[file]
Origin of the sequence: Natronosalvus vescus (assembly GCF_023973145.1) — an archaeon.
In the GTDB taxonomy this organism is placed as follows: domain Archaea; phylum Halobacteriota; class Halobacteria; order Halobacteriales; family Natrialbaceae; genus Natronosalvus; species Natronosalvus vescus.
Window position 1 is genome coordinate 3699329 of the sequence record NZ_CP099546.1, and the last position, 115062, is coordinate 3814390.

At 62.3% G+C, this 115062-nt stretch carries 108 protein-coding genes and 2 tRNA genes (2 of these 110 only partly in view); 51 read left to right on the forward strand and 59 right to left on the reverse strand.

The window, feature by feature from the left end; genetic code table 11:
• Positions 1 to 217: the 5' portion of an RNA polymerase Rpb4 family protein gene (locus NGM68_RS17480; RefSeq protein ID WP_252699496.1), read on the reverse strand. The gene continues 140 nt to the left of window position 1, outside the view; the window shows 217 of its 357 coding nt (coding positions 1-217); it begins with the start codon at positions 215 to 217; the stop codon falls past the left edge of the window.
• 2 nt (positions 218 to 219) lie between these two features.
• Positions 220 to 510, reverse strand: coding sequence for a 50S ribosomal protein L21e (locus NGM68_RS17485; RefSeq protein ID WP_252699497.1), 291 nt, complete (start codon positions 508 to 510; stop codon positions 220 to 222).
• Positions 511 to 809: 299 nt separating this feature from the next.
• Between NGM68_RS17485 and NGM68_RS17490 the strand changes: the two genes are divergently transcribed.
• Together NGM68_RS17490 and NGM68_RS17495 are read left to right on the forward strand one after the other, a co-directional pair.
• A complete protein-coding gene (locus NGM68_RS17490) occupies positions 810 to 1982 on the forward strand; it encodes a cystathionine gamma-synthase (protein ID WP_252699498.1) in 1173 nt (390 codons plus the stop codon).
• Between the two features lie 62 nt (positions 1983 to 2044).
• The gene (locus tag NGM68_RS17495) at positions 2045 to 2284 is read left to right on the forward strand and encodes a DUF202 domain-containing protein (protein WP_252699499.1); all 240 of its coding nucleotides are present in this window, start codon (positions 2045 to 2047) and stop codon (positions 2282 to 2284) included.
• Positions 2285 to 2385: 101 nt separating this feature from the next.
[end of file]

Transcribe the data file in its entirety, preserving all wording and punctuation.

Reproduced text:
Origin of the sequence: Natronosalvus vescus (assembly GCF_023973145.1) — an archaeon.
In the GTDB taxonomy this organism is placed as follows: domain Archaea; phylum Halobacteriota; class Halobacteria; order Halobacteriales; family Natrialbaceae; genus Natronosalvus; species Natronosalvus vescus.
Window position 1 is genome coordinate 3699329 of the sequence record NZ_CP099546.1, and the last position, 115062, is coordinate 3814390.

At 62.3% G+C, this 115062-nt stretch carries 108 protein-coding genes and 2 tRNA genes (2 of these 110 only partly in view); 51 read left to right on the forward strand and 59 right to left on the reverse strand.

The window, feature by feature from the left end; genetic code table 11:
• Positions 1 to 217: the 5' portion of an RNA polymerase Rpb4 family protein gene (locus NGM68_RS17480; RefSeq protein ID WP_252699496.1), read on the reverse strand. The gene continues 140 nt to the left of window position 1, outside the view; the window shows 217 of its 357 coding nt (coding positions 1-217); it begins with the start codon at positions 215 to 217; the stop codon falls past the left edge of the window.
• 2 nt (positions 218 to 219) lie between these two features.
• Positions 220 to 510, reverse strand: coding sequence for a 50S ribosomal protein L21e (locus NGM68_RS17485; RefSeq protein ID WP_252699497.1), 291 nt, complete (start codon positions 508 to 510; stop codon positions 220 to 222).
• Positions 511 to 809: 299 nt separating this feature from the next.
• Between NGM68_RS17485 and NGM68_RS17490 the strand changes: the two genes are divergently transcribed.
• Together NGM68_RS17490 and NGM68_RS17495 are read left to right on the forward strand one after the other, a co-directional pair.
• A complete protein-coding gene (locus NGM68_RS17490) occupies positions 810 to 1982 on the forward strand; it encodes a cystathionine gamma-synthase (protein ID WP_252699498.1) in 1173 nt (390 codons plus the stop codon).
• Between the two features lie 62 nt (positions 1983 to 2044).
• The gene (locus tag NGM68_RS17495) at positions 2045 to 2284 is read left to right on the forward strand and encodes a DUF202 domain-containing protein (protein WP_252699499.1); all 240 of its coding nucleotides are present in this window, start codon (positions 2045 to 2047) and stop codon (positions 2282 to 2284) included.
• Positions 2285 to 2385: 101 nt separating this feature from the next.